Disasters raise serious challenges for contemporary legal orders: they demand significant management, but usually amidst massive
disruption to the normal functioning of state authority and society. When dealing with disasters, law has traditionally focused
on contingency planning and recovery. More recently, however, `resilience' has emerged as a key concept in effective disaster
management policies and strategies, aiming at minimising the impact of events, so that the normal functioning of society and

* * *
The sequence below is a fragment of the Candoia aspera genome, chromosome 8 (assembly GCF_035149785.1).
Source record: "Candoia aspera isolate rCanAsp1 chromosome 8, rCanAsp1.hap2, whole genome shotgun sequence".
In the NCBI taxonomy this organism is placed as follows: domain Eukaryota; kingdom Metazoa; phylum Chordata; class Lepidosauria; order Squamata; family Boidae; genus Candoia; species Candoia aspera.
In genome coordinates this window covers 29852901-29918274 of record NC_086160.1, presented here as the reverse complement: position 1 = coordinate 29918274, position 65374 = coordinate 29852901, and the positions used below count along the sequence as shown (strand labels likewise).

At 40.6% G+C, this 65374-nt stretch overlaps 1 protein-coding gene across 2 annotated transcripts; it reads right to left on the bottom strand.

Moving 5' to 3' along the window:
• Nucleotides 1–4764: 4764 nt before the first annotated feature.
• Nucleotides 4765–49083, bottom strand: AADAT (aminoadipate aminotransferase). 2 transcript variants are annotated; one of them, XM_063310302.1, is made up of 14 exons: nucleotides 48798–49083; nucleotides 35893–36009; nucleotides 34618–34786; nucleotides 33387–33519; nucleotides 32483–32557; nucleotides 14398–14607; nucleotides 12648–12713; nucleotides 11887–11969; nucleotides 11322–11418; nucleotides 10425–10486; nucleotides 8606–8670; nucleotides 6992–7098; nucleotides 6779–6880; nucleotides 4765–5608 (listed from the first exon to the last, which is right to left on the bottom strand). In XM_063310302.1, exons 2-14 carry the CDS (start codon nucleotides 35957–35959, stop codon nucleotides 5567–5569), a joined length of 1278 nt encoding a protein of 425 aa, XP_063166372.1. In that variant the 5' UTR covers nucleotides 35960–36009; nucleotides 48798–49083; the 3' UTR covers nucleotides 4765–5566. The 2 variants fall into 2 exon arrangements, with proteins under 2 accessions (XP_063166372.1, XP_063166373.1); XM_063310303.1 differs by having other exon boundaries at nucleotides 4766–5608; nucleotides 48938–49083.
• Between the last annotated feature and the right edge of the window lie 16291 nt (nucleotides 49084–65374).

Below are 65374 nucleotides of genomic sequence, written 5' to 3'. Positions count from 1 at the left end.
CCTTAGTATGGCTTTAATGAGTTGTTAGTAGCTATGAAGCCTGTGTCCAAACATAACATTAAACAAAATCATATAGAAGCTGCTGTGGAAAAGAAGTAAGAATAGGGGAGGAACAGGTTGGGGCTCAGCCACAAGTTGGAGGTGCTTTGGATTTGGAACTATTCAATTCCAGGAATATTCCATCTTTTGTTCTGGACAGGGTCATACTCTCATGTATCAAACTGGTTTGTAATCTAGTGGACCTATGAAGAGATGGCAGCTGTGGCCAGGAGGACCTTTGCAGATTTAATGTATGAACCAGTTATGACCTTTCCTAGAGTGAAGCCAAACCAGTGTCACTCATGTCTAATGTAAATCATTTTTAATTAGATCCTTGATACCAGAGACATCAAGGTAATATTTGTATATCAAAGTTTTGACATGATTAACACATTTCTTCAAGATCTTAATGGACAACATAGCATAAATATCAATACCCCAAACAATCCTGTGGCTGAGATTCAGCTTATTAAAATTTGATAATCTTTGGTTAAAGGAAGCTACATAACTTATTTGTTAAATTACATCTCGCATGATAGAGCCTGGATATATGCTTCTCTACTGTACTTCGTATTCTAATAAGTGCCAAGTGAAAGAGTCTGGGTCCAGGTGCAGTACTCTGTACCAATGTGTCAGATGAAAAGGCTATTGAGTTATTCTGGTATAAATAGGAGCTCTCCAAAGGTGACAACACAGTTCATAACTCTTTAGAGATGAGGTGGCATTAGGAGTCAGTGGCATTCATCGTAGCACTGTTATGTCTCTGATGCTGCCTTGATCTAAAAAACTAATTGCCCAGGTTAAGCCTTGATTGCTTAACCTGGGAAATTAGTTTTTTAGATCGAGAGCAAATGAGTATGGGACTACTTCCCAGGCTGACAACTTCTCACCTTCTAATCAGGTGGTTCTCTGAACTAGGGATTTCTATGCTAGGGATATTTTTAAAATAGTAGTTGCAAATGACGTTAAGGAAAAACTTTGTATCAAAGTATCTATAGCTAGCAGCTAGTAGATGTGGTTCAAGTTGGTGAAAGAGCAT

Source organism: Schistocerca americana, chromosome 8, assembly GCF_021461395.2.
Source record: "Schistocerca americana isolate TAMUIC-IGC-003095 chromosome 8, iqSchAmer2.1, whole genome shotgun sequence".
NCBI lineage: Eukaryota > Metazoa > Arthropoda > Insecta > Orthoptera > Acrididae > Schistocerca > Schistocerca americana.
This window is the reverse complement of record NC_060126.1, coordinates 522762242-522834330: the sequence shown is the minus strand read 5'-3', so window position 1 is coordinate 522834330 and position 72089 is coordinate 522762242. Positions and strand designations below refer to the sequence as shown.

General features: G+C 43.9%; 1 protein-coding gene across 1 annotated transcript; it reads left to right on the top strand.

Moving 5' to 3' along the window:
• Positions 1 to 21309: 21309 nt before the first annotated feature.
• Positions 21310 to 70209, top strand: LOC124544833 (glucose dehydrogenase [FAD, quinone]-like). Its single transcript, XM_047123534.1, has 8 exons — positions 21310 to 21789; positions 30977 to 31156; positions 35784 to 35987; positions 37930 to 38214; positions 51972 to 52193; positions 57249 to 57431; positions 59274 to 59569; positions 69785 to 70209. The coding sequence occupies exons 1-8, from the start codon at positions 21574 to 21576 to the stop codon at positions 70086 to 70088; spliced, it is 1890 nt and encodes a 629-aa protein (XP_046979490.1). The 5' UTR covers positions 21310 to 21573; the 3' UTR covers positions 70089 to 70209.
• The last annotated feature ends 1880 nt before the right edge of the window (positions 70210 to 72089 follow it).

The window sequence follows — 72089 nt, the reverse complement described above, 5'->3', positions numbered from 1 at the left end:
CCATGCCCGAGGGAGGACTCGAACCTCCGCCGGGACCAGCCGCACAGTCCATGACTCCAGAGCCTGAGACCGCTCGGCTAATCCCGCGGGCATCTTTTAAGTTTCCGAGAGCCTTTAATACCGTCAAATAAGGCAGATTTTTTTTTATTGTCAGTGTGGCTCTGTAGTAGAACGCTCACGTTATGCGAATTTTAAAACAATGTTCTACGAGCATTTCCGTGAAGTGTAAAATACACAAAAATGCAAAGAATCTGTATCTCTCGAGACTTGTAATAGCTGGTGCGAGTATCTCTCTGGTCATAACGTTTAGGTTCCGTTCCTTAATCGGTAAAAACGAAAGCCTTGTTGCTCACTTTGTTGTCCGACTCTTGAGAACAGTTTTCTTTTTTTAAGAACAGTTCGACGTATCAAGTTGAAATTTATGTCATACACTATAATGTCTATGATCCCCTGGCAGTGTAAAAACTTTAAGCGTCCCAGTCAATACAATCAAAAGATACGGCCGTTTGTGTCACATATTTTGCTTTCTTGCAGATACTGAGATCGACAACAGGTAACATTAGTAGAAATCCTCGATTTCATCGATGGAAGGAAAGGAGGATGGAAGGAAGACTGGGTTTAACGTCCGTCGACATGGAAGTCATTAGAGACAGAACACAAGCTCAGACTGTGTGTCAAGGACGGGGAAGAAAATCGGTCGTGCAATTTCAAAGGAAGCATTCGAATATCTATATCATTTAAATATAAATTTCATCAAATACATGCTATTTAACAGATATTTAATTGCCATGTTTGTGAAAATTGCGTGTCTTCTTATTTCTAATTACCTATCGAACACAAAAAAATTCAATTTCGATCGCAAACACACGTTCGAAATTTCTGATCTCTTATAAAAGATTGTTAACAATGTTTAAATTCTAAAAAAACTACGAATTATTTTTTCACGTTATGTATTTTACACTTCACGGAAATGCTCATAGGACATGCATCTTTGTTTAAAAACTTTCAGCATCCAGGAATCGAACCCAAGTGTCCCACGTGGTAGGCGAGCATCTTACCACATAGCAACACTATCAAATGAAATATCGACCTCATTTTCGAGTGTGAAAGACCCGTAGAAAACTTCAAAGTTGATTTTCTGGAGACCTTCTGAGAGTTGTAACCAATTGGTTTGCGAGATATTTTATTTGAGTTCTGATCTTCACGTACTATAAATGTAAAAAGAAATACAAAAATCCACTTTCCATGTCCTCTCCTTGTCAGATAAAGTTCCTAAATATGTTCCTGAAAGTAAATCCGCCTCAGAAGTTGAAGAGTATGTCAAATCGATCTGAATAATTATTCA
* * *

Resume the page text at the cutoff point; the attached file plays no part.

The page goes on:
the state can be preserved. This book analyses the contribution of law to resilience building by looking at law's role in
the different phases of the disaster regulatory process: risk assessment, risk management, emergency intervention, and recovery.
More specifically, it addresses how law can effectively contribute to resilience-oriented distaster management policies, and
what legal instruments can support effective resilience-building.